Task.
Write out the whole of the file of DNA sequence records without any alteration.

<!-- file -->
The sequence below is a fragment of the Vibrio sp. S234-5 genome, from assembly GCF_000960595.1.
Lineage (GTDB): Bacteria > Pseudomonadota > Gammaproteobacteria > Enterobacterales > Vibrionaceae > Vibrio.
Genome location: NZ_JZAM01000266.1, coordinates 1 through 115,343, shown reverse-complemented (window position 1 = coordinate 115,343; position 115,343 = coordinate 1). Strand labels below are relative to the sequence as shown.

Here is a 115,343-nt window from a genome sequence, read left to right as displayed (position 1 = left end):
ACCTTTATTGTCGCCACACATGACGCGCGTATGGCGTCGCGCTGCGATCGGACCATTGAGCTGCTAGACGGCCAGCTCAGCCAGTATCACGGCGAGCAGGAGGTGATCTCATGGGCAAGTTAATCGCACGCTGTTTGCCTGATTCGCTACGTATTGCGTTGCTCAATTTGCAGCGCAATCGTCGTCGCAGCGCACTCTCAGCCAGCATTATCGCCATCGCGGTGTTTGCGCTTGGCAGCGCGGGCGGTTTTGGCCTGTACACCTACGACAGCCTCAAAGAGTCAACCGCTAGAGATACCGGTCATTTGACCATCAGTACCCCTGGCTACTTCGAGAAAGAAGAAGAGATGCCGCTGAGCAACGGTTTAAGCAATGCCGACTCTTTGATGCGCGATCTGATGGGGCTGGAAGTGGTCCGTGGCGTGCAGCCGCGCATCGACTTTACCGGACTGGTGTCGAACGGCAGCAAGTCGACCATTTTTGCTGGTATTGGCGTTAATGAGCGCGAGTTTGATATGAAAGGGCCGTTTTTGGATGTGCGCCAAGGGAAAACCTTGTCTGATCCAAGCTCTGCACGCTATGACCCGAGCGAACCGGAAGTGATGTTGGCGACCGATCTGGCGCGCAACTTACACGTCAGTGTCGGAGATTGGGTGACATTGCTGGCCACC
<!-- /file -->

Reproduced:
The sequence below is a fragment of the Vibrio sp. S234-5 genome, from assembly GCF_000960595.1.
Lineage (GTDB): Bacteria > Pseudomonadota > Gammaproteobacteria > Enterobacterales > Vibrionaceae > Vibrio.
Genome location: NZ_JZAM01000266.1, coordinates 1 through 115,343, shown reverse-complemented (window position 1 = coordinate 115,343; position 115,343 = coordinate 1). Strand labels below are relative to the sequence as shown.

Here is a 115,343-nt window from a genome sequence, read left to right as displayed (position 1 = left end):
ACCTTTATTGTCGCCACACATGACGCGCGTATGGCGTCGCGCTGCGATCGGACCATTGAGCTGCTAGACGGCCAGCTCAGCCAGTATCACGGCGAGCAGGAGGTGATCTCATGGGCAAGTTAATCGCACGCTGTTTGCCTGATTCGCTACGTATTGCGTTGCTCAATTTGCAGCGCAATCGTCGTCGCAGCGCACTCTCAGCCAGCATTATCGCCATCGCGGTGTTTGCGCTTGGCAGCGCGGGCGGTTTTGGCCTGTACACCTACGACAGCCTCAAAGAGTCAACCGCTAGAGATACCGGTCATTTGACCATCAGTACCCCTGGCTACTTCGAGAAAGAAGAAGAGATGCCGCTGAGCAACGGTTTAAGCAATGCCGACTCTTTGATGCGCGATCTGATGGGGCTGGAAGTGGTCCGTGGCGTGCAGCCGCGCATCGACTTTACCGGACTGGTGTCGAACGGCAGCAAGTCGACCATTTTTGCTGGTATTGGCGTTAATGAGCGCGAGTTTGATATGAAAGGGCCGTTTTTGGATGTGCGCCAAGGGAAAACCTTGTCTGATCCAAGCTCTGCACGCTATGACCCGAGCGAACCGGAAGTGATGTTGGCGACCGATCTGGCGCGCAACTTACACGTCAGTGTCGGAGATTGGGTGACATTGCTGGCCACC